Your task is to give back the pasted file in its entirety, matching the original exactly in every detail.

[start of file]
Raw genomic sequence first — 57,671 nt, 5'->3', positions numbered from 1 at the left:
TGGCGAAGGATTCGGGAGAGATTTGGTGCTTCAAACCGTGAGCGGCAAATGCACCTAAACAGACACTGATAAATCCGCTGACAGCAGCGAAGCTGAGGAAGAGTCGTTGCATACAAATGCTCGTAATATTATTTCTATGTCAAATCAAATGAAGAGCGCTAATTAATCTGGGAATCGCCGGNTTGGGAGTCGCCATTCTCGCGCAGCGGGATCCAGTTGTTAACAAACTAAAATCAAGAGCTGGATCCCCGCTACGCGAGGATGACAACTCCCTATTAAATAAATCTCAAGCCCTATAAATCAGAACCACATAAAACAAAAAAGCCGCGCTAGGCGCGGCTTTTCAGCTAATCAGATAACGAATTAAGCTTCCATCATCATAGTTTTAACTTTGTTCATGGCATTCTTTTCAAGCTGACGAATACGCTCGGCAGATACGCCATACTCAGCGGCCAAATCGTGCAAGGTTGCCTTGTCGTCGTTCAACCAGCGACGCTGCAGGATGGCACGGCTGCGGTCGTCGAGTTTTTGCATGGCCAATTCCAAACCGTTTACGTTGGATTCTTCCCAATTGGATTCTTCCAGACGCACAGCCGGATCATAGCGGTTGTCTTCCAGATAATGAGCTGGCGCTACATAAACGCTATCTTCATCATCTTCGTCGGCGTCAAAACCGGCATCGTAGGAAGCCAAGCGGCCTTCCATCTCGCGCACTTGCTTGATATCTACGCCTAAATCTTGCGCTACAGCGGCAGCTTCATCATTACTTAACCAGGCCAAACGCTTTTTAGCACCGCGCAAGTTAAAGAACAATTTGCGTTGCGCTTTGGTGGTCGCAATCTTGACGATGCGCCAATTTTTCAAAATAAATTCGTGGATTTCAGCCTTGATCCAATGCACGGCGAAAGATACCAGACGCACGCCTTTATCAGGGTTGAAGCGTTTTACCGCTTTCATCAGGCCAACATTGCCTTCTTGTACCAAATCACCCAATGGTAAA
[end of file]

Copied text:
Raw genomic sequence first — 57,671 nt, 5'->3', positions numbered from 1 at the left:
TGGCGAAGGATTCGGGAGAGATTTGGTGCTTCAAACCGTGAGCGGCAAATGCACCTAAACAGACACTGATAAATCCGCTGACAGCAGCGAAGCTGAGGAAGAGTCGTTGCATACAAATGCTCGTAATATTATTTCTATGTCAAATCAAATGAAGAGCGCTAATTAATCTGGGAATCGCCGGNTTGGGAGTCGCCATTCTCGCGCAGCGGGATCCAGTTGTTAACAAACTAAAATCAAGAGCTGGATCCCCGCTACGCGAGGATGACAACTCCCTATTAAATAAATCTCAAGCCCTATAAATCAGAACCACATAAAACAAAAAAGCCGCGCTAGGCGCGGCTTTTCAGCTAATCAGATAACGAATTAAGCTTCCATCATCATAGTTTTAACTTTGTTCATGGCATTCTTTTCAAGCTGACGAATACGCTCGGCAGATACGCCATACTCAGCGGCCAAATCGTGCAAGGTTGCCTTGTCGTCGTTCAACCAGCGACGCTGCAGGATGGCACGGCTGCGGTCGTCGAGTTTTTGCATGGCCAATTCCAAACCGTTTACGTTGGATTCTTCCCAATTGGATTCTTCCAGACGCACAGCCGGATCATAGCGGTTGTCTTCCAGATAATGAGCTGGCGCTACATAAACGCTATCTTCATCATCTTCGTCGGCGTCAAAACCGGCATCGTAGGAAGCCAAGCGGCCTTCCATCTCGCGCACTTGCTTGATATCTACGCCTAAATCTTGCGCTACAGCGGCAGCTTCATCATTACTTAACCAGGCCAAACGCTTTTTAGCACCGCGCAAGTTAAAGAACAATTTGCGTTGCGCTTTGGTGGTCGCAATCTTGACGATGCGCCAATTTTTCAAAATAAATTCGTGGATTTCAGCCTTGATCCAATGCACGGCGAAAGATACCAGACGCACGCCTTTATCAGGGTTGAAGCGTTTTACCGCTTTCATCAGGCCAACATTGCCTTCTTGTACCAAATCACCCAATGGTAAA